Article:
By The Washington Post · David J. Lynch
In a semi-annual report, Treasury officials said no countries met the standards set by Congress for the "manipulator" label. But the political context for the decision was hard to miss.
"The Treasury Department has helped secure a significant Phase One agreement with China that will lead to greater economic growth and opportunity for American workers and businesses," said Treasury Secretary Steven Mnuchin. "China has made enforceable commitments to refrain from competitive devalation, while promoting transparency and accountability."
The move reversed the department's decision in August to add China to the list. It also comes two days before President Donald Trump is scheduled to sign a partial trade deal with China in a White House ceremony that is expected to disclose the details of Chinese promises on currency and other trade matters.
Scott Kennedy, a specialist on the Chinese economy at the Center for Strategic and International Studies, said putting China on the list last year had been a "political step" designed to pressure Beijing in the middle of trade talks.
"China has not been manipulating its currency so this is just recognizing reality," said David Dollar of the Brookings Institution, a former Beijing-based Treasury official. "The phase 1 deal confirms this so it would have been inconsistent for the U.S. to sign the deal and continue to call China a manipulator."
Still, the administration shiftwas denounced by some lawmakers. "China is a currency manipulator-that is a fact," insisted Senate Minority Leader Chuck Schumer, D-N.Y. "Unfortunately, President Trump would rather cave to President Xi [Jinping] than stay tough on China."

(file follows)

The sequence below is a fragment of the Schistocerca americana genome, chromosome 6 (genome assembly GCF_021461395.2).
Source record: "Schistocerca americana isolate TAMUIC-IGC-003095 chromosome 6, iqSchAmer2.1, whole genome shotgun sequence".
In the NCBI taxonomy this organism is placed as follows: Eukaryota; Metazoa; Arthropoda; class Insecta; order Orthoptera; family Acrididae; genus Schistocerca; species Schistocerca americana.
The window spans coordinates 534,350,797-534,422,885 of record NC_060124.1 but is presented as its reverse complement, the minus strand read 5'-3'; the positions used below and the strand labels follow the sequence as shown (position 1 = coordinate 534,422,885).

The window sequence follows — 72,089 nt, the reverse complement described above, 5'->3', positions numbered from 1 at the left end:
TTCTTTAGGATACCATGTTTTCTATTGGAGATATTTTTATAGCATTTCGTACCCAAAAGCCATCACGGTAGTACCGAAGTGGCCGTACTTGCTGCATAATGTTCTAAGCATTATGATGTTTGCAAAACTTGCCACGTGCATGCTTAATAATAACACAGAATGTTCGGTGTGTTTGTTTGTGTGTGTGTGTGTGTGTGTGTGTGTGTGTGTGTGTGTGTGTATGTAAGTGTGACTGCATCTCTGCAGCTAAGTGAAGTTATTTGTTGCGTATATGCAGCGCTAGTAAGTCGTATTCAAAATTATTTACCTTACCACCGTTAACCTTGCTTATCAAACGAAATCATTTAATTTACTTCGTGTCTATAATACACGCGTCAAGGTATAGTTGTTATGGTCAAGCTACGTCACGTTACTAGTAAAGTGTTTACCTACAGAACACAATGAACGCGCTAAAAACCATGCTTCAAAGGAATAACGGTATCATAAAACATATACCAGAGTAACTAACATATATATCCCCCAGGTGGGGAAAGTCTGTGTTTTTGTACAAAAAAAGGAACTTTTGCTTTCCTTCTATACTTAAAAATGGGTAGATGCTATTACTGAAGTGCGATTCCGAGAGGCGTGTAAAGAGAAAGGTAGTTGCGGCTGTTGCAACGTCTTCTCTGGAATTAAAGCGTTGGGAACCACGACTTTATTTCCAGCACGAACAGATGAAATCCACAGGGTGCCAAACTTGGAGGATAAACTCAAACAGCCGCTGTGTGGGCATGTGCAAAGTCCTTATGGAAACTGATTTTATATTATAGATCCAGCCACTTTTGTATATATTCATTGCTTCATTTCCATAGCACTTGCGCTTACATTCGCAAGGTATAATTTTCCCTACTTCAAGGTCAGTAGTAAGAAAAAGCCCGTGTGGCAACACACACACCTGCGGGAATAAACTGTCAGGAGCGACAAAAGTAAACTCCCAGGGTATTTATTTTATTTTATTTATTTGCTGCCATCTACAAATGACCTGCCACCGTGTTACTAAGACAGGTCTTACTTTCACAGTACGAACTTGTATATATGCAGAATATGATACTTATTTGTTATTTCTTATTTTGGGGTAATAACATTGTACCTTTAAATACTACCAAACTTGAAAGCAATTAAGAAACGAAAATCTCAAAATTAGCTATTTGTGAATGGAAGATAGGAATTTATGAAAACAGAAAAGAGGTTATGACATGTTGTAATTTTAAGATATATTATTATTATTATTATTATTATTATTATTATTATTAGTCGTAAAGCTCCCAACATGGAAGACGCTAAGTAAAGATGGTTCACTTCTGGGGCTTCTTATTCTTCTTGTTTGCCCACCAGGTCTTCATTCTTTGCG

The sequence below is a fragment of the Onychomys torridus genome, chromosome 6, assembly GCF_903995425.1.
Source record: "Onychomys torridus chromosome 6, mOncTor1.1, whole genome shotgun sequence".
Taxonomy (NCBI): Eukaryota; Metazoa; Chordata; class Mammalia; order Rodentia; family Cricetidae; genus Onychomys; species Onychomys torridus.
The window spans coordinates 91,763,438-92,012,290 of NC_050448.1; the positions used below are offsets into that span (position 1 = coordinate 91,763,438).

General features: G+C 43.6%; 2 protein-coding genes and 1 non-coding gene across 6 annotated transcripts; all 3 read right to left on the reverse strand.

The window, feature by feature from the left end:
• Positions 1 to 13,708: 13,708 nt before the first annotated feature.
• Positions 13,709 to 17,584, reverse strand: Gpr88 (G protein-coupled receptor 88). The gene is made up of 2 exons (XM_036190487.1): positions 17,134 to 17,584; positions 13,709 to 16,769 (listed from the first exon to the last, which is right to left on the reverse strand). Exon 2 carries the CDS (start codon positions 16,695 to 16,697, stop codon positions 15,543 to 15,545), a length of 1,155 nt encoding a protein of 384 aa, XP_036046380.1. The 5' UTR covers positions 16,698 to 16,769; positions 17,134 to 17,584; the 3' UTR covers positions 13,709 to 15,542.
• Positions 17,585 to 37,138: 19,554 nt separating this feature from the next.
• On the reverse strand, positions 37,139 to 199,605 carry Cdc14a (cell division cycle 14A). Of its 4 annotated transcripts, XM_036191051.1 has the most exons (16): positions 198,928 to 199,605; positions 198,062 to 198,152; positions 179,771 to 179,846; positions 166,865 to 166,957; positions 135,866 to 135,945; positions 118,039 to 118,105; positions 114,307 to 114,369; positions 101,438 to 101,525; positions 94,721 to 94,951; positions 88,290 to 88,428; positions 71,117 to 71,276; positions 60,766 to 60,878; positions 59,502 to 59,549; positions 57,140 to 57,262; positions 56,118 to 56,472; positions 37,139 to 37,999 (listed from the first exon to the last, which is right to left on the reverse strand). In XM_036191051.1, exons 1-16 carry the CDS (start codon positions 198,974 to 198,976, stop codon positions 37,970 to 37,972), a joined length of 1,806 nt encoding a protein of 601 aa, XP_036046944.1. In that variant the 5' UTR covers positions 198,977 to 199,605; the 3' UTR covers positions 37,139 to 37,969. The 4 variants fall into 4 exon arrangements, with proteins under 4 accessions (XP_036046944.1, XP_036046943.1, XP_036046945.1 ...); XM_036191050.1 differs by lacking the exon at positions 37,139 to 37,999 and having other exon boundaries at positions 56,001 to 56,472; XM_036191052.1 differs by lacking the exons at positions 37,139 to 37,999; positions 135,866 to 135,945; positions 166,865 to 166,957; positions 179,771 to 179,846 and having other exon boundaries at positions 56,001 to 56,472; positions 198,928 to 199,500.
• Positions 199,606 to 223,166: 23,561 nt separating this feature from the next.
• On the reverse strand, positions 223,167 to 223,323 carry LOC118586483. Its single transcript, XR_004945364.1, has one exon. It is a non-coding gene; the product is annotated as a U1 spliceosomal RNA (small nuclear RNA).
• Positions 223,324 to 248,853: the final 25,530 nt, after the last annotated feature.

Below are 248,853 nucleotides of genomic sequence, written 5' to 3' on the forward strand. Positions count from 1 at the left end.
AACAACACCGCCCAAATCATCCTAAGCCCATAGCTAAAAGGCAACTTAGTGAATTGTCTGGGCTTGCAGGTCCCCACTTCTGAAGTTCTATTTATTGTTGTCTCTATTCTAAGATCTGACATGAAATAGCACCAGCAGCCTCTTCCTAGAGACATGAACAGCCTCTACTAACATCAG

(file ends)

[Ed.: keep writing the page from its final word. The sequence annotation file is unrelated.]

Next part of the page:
The Treasury report criticized Beijing for turning away from economic liberalization to a more state-directed approach and "increasing reliance on non-market mechanisms."
China's growing use of government subsidies and coercive trade practices was "distorting" its relationships with key trading partners, the report added.
The president has long accused China of depressing the yuan's value to make its products more affordable for foreign customers, thus contributing to the chronic trade imbalance with the United States.
One dollar now buys about 6.9 yuan, little changed from August and up about 2% over the past year.
Despite Trump's previous claims, the International Monetary Fund has said repeatedly that the yuan is fairly valued.
In recent years, Beijing has occasionally intervened in currency markets to support the yuan's value, not reduce it, said Eswar Prasad, the former head of the IMF's China unit.
Chinese authorities fear that an excessively weak currency would only encourage residents to try to evade official controls and send their money outside the country, further depressing the yuan.
As a presidential candidate, Trump promised to brand China as a manipulator in his first day in office. Instead, Mnuchin opted not to designate China in 2017 or 2018, since Beijing's behavior did not meet specific criteria detailed in a 2015 law.
In August, Mnuchin added China to the list in response to pressure from the president, even though many economists said the label was incorrect.
Mnuchin's decision came at a time when China was not intervening in currency markets as it had in the years after it joined the World Trade Organization in 2001. China's once-sizable global trade surplus is roughly one-tenth its 2007 size.
With the United States and China calling a truce in their two-year-long trade conflict, the Treasury's about-face this week is not a surprise. Labeling a country a "currency manipulator" is a mostly symbolic step that requires Treasury officials to launch consultations with the offending nation.
Treasury said it would monitor the currency practices of China and nine other U.S. trading partners: Germany, Ireland, Italy, Japan, Korea, Malaysia, Singapore, Switzerland and Vietnam.